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J Am Coll Surg. 1994 Jul;179(1):38-48.

Complications and outcomes in the treatment of pancreatic adenocarcinoma in the United States veteran.

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  • 1Department of Surgery, John Cochran Department of Veterans Affairs Medical Center, St. Louis University School of Medicine, MO.



Treatments for carcinomma of the pancreas have wide variations in reported complications and results.


A population-based retrospective analysis of invasive treatments for carcinoma of the pancreas in all United States Department of Veterans Affairs hospitals was conducted using computerized patients files from 1987 to 1991.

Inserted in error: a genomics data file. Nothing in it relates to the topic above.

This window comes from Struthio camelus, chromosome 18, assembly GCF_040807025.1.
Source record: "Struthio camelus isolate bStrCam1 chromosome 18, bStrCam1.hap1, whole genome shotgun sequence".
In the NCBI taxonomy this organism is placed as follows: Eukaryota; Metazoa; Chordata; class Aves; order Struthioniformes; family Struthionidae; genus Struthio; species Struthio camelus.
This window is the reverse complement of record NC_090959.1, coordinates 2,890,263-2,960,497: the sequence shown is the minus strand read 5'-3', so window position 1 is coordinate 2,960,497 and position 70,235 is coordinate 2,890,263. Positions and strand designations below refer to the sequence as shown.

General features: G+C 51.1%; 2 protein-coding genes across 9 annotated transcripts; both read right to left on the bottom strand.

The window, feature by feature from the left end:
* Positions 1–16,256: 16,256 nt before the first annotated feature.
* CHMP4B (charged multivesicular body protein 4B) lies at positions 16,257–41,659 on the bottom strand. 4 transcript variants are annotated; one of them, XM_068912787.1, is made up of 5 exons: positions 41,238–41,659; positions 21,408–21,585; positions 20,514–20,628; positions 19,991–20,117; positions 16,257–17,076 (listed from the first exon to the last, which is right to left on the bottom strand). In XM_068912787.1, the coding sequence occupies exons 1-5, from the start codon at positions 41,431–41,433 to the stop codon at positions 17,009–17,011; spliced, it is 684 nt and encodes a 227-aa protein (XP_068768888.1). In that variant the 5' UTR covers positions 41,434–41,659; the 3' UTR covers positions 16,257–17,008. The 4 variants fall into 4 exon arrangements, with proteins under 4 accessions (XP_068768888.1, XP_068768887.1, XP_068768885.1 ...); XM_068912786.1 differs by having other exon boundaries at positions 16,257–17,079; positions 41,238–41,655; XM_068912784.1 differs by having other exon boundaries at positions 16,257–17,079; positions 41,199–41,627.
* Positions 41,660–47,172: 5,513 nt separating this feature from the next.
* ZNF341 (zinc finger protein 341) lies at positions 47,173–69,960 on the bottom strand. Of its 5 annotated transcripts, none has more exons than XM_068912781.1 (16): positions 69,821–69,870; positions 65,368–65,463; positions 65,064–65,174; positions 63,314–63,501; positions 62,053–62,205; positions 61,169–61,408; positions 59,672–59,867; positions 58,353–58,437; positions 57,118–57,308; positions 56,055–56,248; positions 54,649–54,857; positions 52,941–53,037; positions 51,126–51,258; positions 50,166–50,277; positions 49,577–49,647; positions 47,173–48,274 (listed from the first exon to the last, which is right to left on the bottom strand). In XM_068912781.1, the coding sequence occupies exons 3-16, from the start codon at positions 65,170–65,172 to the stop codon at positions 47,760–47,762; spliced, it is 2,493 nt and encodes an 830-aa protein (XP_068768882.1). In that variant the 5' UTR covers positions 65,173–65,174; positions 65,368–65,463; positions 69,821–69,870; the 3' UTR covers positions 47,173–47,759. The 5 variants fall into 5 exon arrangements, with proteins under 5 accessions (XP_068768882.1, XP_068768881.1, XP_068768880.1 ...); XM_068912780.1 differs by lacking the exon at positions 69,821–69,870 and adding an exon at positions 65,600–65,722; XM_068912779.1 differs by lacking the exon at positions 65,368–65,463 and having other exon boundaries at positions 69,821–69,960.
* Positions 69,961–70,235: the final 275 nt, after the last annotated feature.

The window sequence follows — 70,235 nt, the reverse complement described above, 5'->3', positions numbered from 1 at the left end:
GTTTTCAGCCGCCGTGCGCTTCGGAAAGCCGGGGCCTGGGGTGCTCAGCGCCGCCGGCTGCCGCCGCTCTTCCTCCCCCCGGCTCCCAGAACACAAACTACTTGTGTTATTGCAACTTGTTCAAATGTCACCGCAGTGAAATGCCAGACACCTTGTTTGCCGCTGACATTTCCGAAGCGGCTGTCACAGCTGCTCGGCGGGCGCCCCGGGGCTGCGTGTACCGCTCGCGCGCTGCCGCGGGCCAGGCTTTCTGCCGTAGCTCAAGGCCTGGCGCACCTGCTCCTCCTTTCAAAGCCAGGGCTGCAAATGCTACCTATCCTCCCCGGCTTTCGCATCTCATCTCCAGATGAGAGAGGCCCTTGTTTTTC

One thousand nine hundred sixty-four patients (99 percent male) were classified by the most aggressive treatment: 327 patients had pancreatic resections, while 1,180 had operative biliary or gastric bypasses, and 457 had percutaneous or endoscopic biliary intubations. Resection was associated with the lowest 30-day mortality rate (12 percent) and the longest mean survival period (449 days), but also the highest complication rate (37 percent) and mean period of hospitalization (53 days), with a projected five-year survival rate of 12 percent. After operative bypass, the 30-day mortality rate was 19 percent and the mean survival period was 234 days. Corresponding values after nonoperative biliary intubation were 32 percent and 223 days. Results were independent of hospital size and university affiliation, but were poorer in patients more than 60 years of age.


This national series of therapy for carcinoma of the pancreas demonstrates that resection yielded a significantly longer survival period, with a lower mortality rate than other treatments. The results were consistent across categories of hospital size or university affiliation.

[PubMed - indexed for MEDLINE]
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